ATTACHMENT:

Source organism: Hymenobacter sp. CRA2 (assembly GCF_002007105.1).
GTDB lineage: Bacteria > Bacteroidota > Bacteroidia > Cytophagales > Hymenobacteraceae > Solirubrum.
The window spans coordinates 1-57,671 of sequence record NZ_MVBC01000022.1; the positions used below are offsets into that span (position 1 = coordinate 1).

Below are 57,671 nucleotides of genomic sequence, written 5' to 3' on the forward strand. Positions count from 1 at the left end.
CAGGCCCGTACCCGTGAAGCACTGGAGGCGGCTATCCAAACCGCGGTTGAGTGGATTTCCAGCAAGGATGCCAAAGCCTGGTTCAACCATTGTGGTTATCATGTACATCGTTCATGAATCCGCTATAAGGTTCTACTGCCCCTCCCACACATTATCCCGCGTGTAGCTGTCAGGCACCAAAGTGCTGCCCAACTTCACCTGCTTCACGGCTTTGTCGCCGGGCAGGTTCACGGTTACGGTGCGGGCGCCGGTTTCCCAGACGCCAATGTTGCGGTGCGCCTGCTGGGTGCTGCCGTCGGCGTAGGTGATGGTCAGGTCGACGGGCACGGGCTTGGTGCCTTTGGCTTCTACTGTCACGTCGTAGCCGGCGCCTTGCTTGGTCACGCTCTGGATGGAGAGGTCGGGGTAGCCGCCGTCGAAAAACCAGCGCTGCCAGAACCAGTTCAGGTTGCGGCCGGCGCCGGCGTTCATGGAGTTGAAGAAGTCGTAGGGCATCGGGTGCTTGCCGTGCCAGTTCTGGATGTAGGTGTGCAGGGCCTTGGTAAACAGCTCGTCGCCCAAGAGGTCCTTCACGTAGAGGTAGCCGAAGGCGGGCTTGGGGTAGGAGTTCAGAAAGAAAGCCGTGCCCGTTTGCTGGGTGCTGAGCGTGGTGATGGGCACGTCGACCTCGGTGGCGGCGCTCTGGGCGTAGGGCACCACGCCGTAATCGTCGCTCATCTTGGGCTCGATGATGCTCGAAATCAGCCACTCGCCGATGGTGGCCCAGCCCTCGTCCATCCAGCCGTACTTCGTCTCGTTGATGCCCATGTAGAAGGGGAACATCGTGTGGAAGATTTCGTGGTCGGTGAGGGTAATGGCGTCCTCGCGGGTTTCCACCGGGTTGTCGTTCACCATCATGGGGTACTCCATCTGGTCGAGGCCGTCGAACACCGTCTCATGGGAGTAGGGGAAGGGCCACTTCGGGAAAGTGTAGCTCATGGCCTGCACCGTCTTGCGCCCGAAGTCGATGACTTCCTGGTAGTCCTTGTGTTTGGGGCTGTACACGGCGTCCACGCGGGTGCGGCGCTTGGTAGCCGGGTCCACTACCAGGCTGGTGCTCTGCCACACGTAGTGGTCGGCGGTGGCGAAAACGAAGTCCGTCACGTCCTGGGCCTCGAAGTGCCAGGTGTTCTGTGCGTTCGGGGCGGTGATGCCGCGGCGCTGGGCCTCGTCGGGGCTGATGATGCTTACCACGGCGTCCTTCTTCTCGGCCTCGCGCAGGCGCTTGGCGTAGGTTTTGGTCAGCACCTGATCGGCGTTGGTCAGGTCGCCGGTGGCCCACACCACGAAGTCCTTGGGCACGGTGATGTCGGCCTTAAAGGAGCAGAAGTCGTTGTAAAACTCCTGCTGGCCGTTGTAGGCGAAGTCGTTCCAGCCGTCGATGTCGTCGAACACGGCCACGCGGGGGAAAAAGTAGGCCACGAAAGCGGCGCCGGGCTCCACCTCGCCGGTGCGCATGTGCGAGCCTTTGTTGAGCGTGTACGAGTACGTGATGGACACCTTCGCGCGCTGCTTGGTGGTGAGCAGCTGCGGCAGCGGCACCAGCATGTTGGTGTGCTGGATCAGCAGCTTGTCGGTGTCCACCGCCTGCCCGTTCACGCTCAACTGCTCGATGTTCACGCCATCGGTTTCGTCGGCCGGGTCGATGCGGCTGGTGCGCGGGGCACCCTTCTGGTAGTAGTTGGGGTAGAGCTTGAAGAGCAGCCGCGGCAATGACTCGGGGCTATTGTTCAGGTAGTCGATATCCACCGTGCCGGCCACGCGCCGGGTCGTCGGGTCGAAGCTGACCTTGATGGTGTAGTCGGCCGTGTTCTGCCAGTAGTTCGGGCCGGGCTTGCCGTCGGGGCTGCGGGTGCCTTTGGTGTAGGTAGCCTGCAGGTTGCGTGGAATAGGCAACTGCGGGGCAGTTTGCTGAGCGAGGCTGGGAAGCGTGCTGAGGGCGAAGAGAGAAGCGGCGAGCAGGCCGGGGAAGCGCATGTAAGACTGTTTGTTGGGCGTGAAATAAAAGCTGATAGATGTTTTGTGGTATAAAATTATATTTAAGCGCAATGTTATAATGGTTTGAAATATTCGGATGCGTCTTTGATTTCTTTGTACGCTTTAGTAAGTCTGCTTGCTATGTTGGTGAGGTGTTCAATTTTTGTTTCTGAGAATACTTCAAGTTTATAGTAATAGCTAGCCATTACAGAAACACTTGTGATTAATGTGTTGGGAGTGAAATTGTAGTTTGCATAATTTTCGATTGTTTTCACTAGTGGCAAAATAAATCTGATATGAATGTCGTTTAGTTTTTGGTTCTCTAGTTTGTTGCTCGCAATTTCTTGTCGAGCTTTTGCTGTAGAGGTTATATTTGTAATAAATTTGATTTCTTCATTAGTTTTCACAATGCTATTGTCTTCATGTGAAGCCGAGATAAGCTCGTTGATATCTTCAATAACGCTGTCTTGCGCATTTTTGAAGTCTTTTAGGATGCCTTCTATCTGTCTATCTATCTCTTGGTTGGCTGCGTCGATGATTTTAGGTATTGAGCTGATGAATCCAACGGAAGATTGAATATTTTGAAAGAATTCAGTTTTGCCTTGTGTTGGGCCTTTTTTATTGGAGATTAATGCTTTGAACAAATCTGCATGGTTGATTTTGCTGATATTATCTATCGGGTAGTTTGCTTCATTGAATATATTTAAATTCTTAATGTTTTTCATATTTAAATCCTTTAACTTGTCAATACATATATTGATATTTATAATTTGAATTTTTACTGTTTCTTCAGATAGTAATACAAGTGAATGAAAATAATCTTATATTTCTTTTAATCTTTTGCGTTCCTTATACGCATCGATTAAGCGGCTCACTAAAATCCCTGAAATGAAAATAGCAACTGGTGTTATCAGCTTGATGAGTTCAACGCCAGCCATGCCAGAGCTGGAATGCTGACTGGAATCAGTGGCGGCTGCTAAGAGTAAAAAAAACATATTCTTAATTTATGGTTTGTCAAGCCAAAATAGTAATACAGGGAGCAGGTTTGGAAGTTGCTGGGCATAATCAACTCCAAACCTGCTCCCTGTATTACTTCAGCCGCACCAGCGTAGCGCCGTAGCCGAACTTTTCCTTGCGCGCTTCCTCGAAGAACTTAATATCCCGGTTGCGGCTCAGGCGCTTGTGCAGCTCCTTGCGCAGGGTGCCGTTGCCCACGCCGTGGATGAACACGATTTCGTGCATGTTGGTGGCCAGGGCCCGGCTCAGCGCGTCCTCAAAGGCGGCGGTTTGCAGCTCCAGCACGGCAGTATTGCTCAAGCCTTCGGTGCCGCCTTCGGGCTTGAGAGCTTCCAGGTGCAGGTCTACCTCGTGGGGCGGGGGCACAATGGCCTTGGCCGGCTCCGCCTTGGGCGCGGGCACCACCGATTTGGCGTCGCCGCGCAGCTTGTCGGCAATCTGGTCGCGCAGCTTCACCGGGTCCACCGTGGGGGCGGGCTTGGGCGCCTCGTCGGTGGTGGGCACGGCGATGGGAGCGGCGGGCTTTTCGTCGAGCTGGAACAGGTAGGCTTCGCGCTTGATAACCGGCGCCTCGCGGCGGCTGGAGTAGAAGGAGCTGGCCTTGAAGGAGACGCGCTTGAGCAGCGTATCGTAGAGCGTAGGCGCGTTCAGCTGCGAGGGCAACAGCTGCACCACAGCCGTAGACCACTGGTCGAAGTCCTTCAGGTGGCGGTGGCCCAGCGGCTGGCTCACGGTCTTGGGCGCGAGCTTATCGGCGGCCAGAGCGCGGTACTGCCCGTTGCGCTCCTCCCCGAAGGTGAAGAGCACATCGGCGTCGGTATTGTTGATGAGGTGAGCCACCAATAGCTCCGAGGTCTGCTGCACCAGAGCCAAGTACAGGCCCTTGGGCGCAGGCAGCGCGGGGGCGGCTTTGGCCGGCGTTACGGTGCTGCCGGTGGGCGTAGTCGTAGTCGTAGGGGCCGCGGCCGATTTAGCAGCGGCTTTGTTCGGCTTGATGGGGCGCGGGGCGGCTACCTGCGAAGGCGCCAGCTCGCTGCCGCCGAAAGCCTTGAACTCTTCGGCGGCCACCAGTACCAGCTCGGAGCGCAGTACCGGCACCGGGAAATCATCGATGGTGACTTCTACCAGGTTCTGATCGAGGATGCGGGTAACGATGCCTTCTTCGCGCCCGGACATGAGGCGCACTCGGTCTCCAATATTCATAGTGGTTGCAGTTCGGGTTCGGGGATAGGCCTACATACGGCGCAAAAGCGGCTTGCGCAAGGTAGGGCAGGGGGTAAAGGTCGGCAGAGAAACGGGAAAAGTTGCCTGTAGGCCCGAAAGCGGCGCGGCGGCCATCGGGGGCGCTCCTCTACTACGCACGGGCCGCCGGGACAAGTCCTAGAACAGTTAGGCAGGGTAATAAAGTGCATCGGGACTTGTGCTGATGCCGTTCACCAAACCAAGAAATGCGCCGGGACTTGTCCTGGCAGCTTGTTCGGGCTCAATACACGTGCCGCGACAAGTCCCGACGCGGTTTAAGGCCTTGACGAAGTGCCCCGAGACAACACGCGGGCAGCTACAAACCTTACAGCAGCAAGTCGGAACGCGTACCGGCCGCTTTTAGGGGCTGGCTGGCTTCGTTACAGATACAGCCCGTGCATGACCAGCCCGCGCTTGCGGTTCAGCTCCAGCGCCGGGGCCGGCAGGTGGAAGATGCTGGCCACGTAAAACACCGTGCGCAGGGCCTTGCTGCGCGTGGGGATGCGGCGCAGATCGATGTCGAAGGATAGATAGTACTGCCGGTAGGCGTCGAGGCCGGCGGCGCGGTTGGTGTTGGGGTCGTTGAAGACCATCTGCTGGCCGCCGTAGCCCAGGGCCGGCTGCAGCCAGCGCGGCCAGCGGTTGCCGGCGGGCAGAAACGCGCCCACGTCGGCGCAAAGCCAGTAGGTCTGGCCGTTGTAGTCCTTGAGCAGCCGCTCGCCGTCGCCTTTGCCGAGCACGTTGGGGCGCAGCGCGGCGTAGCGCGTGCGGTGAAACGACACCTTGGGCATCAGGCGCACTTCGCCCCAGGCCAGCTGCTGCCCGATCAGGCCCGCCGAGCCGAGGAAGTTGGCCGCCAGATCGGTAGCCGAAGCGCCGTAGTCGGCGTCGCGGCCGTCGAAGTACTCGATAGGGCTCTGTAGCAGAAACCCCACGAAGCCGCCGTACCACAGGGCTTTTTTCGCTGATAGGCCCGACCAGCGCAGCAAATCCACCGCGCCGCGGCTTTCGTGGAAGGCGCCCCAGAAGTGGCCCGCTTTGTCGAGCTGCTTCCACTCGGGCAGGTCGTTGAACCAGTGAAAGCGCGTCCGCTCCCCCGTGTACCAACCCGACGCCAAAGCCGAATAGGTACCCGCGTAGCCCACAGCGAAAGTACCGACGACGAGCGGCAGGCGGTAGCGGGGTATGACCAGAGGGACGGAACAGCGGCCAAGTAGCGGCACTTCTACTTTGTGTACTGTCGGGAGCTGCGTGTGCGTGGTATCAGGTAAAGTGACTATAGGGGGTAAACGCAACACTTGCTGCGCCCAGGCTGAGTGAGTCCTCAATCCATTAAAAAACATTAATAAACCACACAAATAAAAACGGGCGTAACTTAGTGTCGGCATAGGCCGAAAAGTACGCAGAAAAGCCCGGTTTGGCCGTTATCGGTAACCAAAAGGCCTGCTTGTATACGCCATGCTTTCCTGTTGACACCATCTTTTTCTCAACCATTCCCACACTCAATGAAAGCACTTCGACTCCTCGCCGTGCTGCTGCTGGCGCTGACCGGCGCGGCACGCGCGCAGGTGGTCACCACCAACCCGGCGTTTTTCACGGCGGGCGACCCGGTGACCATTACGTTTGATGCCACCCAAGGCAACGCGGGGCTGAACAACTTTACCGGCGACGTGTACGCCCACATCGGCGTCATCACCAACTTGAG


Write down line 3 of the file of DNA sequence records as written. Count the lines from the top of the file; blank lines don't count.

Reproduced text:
The window spans coordinates 1-57,671 of sequence record NZ_MVBC01000022.1; the positions used below are offsets into that span (position 1 = coordinate 1).